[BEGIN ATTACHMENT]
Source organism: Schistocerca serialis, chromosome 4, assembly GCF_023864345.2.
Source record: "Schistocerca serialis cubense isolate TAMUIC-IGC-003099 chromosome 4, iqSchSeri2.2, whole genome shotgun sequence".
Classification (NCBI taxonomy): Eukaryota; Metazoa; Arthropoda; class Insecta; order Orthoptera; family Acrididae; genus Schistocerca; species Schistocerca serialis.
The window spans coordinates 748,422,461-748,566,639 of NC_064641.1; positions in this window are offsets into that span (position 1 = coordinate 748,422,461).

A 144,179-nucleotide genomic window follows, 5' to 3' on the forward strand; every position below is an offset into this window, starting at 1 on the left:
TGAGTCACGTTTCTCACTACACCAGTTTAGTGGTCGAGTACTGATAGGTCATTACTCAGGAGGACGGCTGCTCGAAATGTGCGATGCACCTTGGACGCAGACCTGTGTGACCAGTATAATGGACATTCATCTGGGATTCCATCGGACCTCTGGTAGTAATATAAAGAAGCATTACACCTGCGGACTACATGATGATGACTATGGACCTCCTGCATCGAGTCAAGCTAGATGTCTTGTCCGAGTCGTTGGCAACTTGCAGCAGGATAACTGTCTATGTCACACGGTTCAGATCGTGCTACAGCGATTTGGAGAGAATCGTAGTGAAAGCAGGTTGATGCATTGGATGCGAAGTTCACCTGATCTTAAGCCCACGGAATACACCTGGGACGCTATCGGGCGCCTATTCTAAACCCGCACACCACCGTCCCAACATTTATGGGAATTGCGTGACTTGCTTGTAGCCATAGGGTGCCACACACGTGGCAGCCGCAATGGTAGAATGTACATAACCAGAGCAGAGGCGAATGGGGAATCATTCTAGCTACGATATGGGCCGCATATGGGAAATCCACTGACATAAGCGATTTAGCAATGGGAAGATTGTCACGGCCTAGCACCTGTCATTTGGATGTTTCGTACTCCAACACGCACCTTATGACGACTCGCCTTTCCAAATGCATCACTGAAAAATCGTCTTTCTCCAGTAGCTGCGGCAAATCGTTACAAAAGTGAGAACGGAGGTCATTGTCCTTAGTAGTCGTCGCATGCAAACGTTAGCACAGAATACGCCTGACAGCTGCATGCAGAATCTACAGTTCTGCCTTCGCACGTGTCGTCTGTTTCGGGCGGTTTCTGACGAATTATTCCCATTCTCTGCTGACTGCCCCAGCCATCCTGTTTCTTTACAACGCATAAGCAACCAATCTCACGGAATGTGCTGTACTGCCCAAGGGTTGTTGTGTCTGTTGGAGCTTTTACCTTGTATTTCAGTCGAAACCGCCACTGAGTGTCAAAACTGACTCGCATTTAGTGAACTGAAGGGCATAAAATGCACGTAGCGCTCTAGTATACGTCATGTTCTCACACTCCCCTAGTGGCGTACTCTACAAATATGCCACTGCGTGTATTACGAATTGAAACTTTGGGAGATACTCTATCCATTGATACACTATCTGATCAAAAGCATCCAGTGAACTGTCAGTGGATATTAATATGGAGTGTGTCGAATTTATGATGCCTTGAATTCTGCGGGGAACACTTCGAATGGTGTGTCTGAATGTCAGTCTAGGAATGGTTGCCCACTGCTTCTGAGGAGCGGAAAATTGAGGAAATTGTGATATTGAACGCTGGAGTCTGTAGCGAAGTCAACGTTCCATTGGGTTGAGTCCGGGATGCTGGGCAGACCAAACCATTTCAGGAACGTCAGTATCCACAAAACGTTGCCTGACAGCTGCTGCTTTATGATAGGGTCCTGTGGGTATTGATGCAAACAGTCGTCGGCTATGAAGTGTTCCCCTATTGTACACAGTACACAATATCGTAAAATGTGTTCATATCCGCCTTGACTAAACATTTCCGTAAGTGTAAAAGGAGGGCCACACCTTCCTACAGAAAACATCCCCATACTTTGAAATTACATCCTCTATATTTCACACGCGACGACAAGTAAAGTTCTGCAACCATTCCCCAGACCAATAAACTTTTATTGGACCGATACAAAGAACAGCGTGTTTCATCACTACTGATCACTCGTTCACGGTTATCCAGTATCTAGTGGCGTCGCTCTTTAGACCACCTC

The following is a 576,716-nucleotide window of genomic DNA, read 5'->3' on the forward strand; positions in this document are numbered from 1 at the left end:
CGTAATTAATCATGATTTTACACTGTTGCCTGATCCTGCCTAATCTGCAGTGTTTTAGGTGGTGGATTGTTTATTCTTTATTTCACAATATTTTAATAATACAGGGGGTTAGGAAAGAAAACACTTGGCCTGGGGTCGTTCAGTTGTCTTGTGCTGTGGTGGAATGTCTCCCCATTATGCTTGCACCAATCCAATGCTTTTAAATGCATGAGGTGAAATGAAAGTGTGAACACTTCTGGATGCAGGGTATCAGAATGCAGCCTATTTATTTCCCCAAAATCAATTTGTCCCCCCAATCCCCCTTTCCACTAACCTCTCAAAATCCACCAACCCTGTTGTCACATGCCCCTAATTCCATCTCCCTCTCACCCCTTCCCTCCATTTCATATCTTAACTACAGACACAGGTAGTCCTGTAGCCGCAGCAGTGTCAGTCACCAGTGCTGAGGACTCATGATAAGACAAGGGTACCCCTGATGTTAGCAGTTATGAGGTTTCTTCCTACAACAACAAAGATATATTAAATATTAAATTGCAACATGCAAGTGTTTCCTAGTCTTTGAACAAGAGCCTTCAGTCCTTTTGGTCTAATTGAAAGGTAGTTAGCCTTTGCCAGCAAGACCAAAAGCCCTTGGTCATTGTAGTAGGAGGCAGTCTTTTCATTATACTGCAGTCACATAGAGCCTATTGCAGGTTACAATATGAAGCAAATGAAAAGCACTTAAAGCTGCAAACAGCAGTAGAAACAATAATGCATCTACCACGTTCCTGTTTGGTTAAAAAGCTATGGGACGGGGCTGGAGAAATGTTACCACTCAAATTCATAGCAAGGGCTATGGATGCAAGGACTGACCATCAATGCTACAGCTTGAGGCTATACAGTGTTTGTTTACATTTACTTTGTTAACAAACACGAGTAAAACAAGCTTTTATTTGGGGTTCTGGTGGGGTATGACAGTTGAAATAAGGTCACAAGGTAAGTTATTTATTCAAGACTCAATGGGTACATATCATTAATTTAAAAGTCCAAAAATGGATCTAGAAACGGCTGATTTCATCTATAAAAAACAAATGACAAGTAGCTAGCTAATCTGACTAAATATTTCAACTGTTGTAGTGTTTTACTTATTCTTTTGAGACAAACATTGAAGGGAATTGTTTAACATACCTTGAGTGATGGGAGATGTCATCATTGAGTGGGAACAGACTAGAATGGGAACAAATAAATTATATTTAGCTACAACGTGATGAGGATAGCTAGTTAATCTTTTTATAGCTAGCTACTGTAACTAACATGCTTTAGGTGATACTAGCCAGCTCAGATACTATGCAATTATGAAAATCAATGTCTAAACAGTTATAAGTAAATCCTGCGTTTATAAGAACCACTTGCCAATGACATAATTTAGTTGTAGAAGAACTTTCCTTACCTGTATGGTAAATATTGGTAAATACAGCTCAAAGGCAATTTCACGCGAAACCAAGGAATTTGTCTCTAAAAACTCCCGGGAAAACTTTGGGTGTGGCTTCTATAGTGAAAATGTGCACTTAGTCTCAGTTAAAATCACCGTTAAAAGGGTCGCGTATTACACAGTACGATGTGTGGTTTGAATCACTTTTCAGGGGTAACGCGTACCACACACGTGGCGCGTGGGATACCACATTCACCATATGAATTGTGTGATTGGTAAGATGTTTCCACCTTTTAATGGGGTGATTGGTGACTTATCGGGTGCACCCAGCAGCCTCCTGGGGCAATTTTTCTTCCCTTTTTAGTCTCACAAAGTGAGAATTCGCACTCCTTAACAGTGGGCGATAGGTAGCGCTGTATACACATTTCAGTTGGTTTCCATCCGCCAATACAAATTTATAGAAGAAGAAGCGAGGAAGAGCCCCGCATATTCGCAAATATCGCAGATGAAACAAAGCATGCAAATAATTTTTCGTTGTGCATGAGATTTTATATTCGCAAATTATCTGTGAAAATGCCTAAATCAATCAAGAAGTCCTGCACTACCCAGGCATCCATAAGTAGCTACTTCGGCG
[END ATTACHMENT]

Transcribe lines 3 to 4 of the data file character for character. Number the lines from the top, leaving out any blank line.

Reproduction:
Classification (NCBI taxonomy): Eukaryota; Metazoa; Arthropoda; class Insecta; order Orthoptera; family Acrididae; genus Schistocerca; species Schistocerca serialis.
The window spans coordinates 748,422,461-748,566,639 of NC_064641.1; positions in this window are offsets into that span (position 1 = coordinate 748,422,461).